The Alberta Court of Appeal has stressed in numerous cases in recent years that substantial thefts committed in breach of a position of trust, usually employment, should be met with sentences of incarceration, even for first offenders: see, e.g. R v Fulcher, 2007 ABCA 381, R v McKinnon, 2005 ABCA 8, R v Bracegirdle, 2004 ABCA 252.
Many of the reported cases from our Court of Appeal in which these statements of principle have been stated most firmly deal with thefts in the hundreds of thousands of dollars. Fulcher involved thefts totalling almost $300,000; R v Zenari, 2012 ABCA 279 was a fraud resulting in losses of over $225,000. Bracegirdle was a theft of over $150,000. McKinnon involved a fraud of a smaller sum of about $61,000, but McKinnon was also a fourth-time offender. As a result, arguments in favour of conditional sentence orders for accused persons committing frauds in the tens of thousands are still frequently advanced by counsel before our courts.
In R v Steward, 2014 ABCA 125, the accused was found to have committed a theft of $3,200 in cash being held in a safe. The money had been collected by her employer to donate to a children’s camp program. After this was discovered, audits determined that the employee had also stolen $6,900 from her employer through a variety of methods, mostly by crediting refunds owed to the employer to her personal credit and debit cards. Ms. Steward did have one prior conviction for theft which pre-dated the new offences by about 20 years. In the Provincial Court, following a guilty plea, Ms. Steward was sentenced to a 12 month conditional sentence order. Relying on several of the cases cited above, the appellate panel noted that the principles for sentencing thefts and frauds committed on employers are well established. Dealing with the quantum of the theft, the panel writes:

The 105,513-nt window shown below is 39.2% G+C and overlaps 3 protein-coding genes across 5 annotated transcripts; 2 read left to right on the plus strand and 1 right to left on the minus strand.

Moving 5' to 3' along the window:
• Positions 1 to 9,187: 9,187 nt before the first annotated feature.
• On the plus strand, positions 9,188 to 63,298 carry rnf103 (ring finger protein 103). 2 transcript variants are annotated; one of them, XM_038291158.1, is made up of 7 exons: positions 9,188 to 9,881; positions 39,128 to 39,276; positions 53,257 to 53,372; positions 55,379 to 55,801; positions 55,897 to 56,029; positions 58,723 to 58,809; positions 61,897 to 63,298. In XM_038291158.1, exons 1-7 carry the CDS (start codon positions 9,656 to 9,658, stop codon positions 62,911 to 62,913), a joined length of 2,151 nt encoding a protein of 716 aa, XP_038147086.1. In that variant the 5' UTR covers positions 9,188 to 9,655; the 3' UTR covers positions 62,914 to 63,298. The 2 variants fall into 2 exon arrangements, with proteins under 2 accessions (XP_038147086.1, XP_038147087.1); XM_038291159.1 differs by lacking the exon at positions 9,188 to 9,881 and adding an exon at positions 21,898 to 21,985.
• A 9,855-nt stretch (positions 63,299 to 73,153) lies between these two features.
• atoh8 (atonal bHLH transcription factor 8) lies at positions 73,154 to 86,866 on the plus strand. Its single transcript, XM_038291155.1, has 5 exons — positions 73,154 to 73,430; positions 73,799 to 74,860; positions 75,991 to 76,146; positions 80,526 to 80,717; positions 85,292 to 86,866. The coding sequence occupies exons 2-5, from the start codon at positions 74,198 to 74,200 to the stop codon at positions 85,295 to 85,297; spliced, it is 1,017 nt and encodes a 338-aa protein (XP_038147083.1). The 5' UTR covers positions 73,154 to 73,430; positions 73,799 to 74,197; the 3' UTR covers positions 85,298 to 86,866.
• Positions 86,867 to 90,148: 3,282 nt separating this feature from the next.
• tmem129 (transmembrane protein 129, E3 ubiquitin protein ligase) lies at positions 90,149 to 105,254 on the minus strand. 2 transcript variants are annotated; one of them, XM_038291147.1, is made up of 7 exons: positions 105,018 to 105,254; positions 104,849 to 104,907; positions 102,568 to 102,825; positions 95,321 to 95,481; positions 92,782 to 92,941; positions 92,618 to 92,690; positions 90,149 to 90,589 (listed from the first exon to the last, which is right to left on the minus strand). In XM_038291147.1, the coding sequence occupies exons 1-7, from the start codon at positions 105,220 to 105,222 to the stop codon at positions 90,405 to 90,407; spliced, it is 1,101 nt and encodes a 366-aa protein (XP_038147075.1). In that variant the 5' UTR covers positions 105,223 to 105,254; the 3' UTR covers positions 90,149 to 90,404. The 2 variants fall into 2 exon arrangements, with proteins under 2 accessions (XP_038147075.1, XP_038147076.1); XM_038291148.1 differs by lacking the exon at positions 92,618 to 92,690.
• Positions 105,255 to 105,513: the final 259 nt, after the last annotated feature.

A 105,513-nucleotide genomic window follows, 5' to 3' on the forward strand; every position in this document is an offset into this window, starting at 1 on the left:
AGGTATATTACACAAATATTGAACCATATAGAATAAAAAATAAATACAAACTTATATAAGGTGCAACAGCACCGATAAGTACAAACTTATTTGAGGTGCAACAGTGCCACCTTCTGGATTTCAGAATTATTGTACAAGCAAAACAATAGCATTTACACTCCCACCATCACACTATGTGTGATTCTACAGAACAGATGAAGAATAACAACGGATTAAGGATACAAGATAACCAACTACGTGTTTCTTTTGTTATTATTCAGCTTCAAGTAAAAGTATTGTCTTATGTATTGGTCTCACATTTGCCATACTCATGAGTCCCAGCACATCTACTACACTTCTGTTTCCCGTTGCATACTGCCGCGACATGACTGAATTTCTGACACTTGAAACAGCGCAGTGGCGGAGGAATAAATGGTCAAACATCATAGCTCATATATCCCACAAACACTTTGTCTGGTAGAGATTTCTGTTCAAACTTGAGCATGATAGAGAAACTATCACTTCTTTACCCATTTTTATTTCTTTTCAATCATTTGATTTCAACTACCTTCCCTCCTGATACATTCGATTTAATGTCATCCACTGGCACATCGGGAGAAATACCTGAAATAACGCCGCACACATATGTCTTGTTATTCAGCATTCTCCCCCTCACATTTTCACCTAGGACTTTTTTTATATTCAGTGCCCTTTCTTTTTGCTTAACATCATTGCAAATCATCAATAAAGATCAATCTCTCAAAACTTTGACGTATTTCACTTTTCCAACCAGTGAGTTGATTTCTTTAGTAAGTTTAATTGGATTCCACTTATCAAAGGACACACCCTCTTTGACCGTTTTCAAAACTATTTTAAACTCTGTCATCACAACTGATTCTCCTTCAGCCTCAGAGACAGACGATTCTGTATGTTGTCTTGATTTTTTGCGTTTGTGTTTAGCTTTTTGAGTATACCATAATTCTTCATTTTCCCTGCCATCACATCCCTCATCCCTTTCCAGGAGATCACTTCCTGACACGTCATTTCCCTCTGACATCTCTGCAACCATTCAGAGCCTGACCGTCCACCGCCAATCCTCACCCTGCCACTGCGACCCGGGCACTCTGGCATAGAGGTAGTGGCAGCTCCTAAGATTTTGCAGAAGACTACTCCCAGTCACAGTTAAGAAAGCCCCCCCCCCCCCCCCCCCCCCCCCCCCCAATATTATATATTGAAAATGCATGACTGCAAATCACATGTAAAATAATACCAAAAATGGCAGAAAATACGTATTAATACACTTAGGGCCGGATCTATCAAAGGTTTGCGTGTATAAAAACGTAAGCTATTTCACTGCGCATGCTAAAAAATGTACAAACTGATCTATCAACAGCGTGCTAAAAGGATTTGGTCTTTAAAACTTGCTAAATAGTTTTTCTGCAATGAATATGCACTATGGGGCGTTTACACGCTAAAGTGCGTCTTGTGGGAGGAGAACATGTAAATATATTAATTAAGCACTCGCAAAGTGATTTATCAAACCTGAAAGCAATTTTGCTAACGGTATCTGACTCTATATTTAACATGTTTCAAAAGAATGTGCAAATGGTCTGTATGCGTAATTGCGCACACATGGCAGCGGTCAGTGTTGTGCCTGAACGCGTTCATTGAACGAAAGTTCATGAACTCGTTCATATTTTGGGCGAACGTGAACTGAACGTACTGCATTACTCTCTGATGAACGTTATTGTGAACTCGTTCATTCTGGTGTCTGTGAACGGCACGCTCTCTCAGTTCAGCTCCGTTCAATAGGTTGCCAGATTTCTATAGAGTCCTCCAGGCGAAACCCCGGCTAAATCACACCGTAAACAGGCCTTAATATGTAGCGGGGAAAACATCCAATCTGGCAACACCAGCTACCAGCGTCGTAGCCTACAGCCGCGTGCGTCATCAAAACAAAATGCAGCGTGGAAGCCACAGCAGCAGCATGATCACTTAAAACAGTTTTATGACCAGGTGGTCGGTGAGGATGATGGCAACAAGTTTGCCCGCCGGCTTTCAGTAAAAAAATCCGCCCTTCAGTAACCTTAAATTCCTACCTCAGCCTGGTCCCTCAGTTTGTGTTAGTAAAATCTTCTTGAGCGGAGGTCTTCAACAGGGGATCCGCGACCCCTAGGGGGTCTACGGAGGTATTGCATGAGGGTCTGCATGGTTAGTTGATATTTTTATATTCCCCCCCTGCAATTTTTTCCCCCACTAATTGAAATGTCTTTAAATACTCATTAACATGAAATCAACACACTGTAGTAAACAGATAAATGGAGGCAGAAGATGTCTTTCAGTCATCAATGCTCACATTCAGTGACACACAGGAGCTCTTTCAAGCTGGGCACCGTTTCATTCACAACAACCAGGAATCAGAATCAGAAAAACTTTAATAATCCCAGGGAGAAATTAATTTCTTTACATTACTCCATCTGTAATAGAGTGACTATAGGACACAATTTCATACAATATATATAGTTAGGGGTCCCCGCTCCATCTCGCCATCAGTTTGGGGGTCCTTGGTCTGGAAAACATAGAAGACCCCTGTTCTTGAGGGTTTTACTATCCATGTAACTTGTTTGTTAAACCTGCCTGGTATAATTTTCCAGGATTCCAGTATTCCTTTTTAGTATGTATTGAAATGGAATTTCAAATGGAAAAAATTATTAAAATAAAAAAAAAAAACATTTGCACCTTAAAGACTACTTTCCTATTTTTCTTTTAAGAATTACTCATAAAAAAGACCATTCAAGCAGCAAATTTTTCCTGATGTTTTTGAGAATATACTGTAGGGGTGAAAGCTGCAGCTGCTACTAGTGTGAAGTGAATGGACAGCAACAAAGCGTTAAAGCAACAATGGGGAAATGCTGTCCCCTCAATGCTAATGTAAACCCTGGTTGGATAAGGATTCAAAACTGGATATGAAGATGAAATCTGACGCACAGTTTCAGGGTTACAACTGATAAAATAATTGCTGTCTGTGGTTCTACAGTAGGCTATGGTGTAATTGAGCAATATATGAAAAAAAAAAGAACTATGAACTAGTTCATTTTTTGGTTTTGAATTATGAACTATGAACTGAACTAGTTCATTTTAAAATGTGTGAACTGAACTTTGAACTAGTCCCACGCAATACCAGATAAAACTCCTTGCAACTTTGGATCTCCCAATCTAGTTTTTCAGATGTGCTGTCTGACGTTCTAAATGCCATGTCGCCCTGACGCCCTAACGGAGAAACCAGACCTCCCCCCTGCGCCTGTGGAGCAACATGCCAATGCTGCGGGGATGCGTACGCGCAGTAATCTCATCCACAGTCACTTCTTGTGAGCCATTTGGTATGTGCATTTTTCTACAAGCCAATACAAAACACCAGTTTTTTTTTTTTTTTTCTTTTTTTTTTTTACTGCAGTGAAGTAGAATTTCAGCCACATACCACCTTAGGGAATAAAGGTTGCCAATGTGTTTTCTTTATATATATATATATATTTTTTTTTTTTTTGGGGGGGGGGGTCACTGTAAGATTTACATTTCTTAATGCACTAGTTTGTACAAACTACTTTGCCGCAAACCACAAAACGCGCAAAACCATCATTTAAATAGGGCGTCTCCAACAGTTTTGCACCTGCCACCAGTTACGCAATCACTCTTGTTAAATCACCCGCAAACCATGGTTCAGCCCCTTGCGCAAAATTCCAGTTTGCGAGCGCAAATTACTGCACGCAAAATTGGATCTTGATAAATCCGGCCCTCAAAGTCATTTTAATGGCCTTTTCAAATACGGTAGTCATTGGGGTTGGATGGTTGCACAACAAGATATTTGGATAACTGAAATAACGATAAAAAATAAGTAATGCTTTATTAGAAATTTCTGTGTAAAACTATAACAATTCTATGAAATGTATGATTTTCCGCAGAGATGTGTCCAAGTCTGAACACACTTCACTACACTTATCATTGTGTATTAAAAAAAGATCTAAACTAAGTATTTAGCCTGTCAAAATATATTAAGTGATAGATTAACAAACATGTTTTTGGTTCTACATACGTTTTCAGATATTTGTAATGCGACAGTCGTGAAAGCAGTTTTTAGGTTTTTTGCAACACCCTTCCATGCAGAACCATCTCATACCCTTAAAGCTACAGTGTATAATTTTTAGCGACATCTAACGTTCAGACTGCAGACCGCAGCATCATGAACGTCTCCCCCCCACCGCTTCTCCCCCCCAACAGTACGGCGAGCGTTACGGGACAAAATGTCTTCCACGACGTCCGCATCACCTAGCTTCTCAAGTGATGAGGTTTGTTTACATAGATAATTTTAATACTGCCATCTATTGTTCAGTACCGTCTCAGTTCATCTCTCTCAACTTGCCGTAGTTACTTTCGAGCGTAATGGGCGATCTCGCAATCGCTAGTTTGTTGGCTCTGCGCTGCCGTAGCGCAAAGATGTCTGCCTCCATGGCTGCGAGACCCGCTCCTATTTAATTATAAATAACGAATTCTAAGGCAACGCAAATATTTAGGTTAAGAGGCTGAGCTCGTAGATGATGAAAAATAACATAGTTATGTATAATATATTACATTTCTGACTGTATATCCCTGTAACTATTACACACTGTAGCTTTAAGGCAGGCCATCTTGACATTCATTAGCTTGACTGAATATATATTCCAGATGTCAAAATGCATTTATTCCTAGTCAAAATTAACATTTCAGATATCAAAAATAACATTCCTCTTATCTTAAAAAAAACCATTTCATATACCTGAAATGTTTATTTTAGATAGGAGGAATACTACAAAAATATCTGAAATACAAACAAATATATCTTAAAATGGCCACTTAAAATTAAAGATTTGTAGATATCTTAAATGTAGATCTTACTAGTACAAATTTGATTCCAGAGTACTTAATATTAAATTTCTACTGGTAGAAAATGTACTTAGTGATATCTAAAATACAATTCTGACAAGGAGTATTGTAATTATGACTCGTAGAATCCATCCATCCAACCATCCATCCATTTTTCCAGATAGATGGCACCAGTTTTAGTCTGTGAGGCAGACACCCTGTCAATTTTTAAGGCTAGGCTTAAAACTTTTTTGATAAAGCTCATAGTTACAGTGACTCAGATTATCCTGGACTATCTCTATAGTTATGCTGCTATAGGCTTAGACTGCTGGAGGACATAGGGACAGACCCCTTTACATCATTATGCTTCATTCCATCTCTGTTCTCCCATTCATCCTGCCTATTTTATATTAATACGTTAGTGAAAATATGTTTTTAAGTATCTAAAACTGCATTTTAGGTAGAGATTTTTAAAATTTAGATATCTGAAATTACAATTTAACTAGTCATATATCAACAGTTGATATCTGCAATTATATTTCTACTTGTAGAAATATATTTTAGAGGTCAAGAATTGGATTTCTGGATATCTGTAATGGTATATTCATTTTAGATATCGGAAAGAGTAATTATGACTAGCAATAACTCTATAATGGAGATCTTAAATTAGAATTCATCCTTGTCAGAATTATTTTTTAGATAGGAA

As for the amount stolen here, it was over $10,000, and Parliament breaks the range of sentences (large and small) at $5000. … Where less than $20,000 is stolen, a number of cases impose significant jail sentences. The victim here was a small business, and $10,000 is not exceptionally small, and is no bar to a significant jail sentence.
The appropriate sentence was stated to be nine months in gaol.
In R v Douglas, 2014 ABCA 113, the accused stole about $34,000 from the victim. The money was rent which the accused was collecting as a property manager. The victim was elderly. A conditional sentence order of 18 months had been imposed in the Court of Queen’s Bench. That sentence was overturned on appeal. The appellate panel found that a sentence in the range from 6 to 12 months would be appropriate, fixing the sentence at nine months gaol before applying partial credit for the time served under the conditional sentence order.